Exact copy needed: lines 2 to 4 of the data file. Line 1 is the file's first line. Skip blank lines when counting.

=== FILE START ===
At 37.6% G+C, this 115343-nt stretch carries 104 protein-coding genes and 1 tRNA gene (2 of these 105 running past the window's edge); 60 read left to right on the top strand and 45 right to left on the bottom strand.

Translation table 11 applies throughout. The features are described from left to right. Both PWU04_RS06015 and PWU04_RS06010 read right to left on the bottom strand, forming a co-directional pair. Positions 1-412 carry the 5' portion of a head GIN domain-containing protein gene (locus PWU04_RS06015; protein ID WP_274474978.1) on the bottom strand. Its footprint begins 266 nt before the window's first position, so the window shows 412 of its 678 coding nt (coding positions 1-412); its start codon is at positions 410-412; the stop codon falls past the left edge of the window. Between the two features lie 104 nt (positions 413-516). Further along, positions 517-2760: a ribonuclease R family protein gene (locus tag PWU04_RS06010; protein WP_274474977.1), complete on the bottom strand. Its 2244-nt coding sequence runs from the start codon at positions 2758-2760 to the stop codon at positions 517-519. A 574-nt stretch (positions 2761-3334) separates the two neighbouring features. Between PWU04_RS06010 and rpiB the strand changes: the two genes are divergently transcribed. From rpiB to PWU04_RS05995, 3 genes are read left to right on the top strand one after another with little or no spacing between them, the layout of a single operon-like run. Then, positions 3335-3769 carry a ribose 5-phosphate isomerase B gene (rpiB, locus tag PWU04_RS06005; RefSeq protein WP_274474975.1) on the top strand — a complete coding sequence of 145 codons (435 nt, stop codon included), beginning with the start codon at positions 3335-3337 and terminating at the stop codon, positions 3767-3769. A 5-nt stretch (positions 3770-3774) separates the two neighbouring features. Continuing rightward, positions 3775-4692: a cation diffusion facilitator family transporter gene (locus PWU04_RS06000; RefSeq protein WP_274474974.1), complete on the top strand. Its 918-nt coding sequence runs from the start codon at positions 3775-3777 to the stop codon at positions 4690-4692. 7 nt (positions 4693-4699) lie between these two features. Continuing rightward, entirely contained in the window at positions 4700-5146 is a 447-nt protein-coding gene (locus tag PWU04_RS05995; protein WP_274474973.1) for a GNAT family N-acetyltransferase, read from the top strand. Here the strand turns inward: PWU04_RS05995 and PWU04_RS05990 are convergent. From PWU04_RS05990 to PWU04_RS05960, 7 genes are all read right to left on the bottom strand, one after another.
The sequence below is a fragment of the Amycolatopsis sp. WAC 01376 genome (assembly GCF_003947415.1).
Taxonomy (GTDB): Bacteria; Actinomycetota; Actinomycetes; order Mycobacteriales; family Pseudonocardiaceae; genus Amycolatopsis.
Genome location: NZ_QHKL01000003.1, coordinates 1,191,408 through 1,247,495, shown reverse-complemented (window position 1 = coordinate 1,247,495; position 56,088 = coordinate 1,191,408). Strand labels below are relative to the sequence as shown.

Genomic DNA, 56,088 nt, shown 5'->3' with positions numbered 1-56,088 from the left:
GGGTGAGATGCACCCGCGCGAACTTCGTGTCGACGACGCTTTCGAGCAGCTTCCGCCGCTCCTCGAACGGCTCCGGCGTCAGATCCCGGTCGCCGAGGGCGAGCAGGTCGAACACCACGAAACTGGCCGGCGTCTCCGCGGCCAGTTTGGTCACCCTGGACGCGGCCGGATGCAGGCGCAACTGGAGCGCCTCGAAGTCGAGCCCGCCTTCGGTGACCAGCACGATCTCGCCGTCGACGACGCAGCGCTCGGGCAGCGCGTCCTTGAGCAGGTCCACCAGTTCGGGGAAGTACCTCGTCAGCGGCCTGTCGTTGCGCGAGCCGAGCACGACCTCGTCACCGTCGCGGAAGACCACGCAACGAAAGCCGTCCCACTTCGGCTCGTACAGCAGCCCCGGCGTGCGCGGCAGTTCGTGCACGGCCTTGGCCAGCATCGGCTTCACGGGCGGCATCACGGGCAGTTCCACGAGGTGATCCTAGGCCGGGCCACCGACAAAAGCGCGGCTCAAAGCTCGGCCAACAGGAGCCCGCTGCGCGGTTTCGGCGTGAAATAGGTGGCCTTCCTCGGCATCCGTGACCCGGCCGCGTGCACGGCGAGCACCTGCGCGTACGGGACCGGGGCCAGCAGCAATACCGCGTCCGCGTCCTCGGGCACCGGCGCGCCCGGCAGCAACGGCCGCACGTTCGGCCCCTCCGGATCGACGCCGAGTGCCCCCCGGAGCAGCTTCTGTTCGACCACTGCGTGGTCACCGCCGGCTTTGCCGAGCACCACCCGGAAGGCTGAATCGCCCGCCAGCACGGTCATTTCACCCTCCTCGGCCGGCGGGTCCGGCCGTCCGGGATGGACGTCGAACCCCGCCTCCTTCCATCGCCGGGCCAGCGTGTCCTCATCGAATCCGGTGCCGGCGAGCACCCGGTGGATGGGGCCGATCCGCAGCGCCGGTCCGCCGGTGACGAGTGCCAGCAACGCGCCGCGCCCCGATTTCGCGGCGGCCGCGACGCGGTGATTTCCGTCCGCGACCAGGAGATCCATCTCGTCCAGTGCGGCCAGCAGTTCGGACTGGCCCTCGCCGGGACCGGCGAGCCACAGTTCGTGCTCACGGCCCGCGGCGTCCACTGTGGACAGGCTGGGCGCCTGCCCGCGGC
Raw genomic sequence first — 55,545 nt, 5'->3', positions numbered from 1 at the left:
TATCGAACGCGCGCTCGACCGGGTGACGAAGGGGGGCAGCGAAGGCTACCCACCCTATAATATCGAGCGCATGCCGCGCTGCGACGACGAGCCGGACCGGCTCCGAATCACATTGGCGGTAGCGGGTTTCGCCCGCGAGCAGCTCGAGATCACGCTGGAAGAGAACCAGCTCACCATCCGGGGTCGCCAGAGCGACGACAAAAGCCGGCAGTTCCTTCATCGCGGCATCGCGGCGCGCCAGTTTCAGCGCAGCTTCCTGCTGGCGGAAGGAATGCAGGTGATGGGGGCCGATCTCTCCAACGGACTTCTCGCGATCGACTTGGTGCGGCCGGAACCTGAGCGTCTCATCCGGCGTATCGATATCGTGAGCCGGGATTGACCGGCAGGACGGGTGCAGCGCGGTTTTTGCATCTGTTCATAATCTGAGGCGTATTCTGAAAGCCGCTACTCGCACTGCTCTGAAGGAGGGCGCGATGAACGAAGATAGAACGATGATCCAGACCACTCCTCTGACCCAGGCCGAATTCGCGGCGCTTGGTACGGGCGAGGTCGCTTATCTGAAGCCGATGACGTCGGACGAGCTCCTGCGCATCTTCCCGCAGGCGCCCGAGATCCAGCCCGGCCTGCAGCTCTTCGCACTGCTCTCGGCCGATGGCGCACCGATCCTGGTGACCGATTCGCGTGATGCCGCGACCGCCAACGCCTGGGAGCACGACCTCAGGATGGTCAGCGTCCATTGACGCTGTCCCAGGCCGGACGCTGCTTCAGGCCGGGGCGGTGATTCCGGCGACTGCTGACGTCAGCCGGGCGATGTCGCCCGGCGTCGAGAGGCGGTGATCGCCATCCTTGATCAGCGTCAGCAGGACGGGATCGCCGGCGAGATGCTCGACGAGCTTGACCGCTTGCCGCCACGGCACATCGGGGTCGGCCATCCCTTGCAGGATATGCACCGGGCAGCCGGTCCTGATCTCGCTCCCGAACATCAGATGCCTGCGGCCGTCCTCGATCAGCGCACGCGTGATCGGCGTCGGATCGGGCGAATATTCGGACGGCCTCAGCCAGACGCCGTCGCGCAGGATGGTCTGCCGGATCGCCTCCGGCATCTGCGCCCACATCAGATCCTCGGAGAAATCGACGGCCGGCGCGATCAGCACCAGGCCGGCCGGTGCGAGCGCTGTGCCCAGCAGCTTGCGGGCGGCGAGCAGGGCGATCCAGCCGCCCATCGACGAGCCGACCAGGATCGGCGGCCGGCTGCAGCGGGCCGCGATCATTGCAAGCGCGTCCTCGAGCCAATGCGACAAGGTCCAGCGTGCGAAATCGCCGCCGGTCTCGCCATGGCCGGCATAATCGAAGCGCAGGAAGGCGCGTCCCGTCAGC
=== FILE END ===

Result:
Translation table 11 applies throughout. The features are described from left to right. Both PWU04_RS06015 and PWU04_RS06010 read right to left on the bottom strand, forming a co-directional pair. Positions 1-412 carry the 5' portion of a head GIN domain-containing protein gene (locus PWU04_RS06015; protein ID WP_274474978.1) on the bottom strand. Its footprint begins 266 nt before the window's first position, so the window shows 412 of its 678 coding nt (coding positions 1-412); its start codon is at positions 410-412; the stop codon falls past the left edge of the window. Between the two features lie 104 nt (positions 413-516). Further along, positions 517-2760: a ribonuclease R family protein gene (locus tag PWU04_RS06010; protein WP_274474977.1), complete on the bottom strand. Its 2244-nt coding sequence runs from the start codon at positions 2758-2760 to the stop codon at positions 517-519. A 574-nt stretch (positions 2761-3334) separates the two neighbouring features. Between PWU04_RS06010 and rpiB the strand changes: the two genes are divergently transcribed. From rpiB to PWU04_RS05995, 3 genes are read left to right on the top strand one after another with little or no spacing between them, the layout of a single operon-like run. Then, positions 3335-3769 carry a ribose 5-phosphate isomerase B gene (rpiB, locus tag PWU04_RS06005; RefSeq protein WP_274474975.1) on the top strand — a complete coding sequence of 145 codons (435 nt, stop codon included), beginning with the start codon at positions 3335-3337 and terminating at the stop codon, positions 3767-3769. A 5-nt stretch (positions 3770-3774) separates the two neighbouring features. Continuing rightward, positions 3775-4692: a cation diffusion facilitator family transporter gene (locus PWU04_RS06000; RefSeq protein WP_274474974.1), complete on the top strand. Its 918-nt coding sequence runs from the start codon at positions 3775-3777 to the stop codon at positions 4690-4692. 7 nt (positions 4693-4699) lie between these two features. Continuing rightward, entirely contained in the window at positions 4700-5146 is a 447-nt protein-coding gene (locus tag PWU04_RS05995; protein WP_274474973.1) for a GNAT family N-acetyltransferase, read from the top strand. Here the strand turns inward: PWU04_RS05995 and PWU04_RS05990 are convergent. From PWU04_RS05990 to PWU04_RS05960, 7 genes are all read right to left on the bottom strand, one after another.
The sequence below is a fragment of the Amycolatopsis sp. WAC 01376 genome (assembly GCF_003947415.1).
Taxonomy (GTDB): Bacteria; Actinomycetota; Actinomycetes; order Mycobacteriales; family Pseudonocardiaceae; genus Amycolatopsis.